Article by Ira Kantor, Director, Tax & Business Services, "The New Revenue Recognition Standards Have Finally Arrived. Now What?" Featured in The Bottom Line
The Bottom Line
Well it’s finally here. After many years, many changes and much speculation, on May 28, 2014, the Financial Accounting Standards Board and the International Accounting Standards Board issued their converged standards on revenue recognition. While the new standards are not going to drastically change the way contractors recognize revenue, as many originally thought might happen, there will be changes in how contracts need to be analyzed. In addition, there will be changes in what needs to be disclosed in financial statements and possibly even changes in process and controls.
While the new standards are not effective until 2017 for public companies and 2018 for non-public companies, there may be changes that could impact income taxes, compensation plans and even debt arrangements, so steps should be taken now to address the changes.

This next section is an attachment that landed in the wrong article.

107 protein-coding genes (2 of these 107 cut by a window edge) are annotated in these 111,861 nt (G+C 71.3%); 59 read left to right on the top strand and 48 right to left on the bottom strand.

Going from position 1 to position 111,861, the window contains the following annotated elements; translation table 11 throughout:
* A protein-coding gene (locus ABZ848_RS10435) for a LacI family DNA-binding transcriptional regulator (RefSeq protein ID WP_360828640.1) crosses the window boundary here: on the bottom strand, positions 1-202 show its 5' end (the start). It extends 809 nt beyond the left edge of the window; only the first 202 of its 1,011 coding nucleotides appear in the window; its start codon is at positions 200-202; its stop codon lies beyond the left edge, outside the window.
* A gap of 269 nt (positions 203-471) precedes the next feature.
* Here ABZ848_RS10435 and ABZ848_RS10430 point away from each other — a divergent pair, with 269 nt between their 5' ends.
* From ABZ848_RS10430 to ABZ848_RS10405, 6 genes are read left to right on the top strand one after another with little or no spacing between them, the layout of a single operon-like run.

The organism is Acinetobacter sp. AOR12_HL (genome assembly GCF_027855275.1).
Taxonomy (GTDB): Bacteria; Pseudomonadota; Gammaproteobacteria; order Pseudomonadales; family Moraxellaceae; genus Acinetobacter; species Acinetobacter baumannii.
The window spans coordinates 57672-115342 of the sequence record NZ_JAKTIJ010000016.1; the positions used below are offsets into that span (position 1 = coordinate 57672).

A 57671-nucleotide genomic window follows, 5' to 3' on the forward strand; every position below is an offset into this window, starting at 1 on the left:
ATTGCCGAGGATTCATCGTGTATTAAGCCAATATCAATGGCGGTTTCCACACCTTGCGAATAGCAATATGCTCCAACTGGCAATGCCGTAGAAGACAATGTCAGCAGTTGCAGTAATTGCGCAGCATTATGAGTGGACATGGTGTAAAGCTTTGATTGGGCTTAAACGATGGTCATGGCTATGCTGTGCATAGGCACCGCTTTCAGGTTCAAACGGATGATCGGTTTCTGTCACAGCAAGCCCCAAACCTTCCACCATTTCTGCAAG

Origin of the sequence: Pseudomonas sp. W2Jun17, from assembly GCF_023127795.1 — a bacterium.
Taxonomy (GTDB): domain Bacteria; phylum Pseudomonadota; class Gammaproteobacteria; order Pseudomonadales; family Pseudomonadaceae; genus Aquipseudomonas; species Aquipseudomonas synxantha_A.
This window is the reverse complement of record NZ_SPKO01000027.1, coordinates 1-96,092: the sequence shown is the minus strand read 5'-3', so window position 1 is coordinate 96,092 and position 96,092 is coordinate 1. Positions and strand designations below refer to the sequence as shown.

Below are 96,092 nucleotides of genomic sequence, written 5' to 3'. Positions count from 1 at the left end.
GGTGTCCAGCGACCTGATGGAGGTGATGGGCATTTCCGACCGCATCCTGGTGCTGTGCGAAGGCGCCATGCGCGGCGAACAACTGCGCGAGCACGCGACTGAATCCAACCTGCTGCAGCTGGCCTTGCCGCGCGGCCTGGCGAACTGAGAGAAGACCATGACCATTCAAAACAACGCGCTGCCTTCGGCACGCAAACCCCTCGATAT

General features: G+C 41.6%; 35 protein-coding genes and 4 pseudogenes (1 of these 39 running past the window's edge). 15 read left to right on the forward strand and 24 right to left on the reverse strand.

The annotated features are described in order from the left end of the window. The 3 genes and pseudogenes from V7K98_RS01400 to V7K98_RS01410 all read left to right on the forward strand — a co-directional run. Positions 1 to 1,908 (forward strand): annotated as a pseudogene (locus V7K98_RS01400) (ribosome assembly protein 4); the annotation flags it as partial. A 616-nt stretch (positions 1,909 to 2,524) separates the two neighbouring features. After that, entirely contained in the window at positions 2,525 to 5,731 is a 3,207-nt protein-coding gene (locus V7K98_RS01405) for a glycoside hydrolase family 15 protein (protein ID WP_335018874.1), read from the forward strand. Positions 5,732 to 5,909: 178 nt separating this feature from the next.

The new standard is principle-based, which is a big change from the industry -specific guidance currently used. The following is a brief overview of the new revenue recognition standards and how they may impact contractors’ financial statements.The new revenue recognition model uses a five-step approach:
- Identify contract with the customer
- Identify separate performance obligations in the contract
- Determine the transaction price
- Allocate the transaction price to performance obligations
- Recognize revenue when (or as) performance obligations are satisfied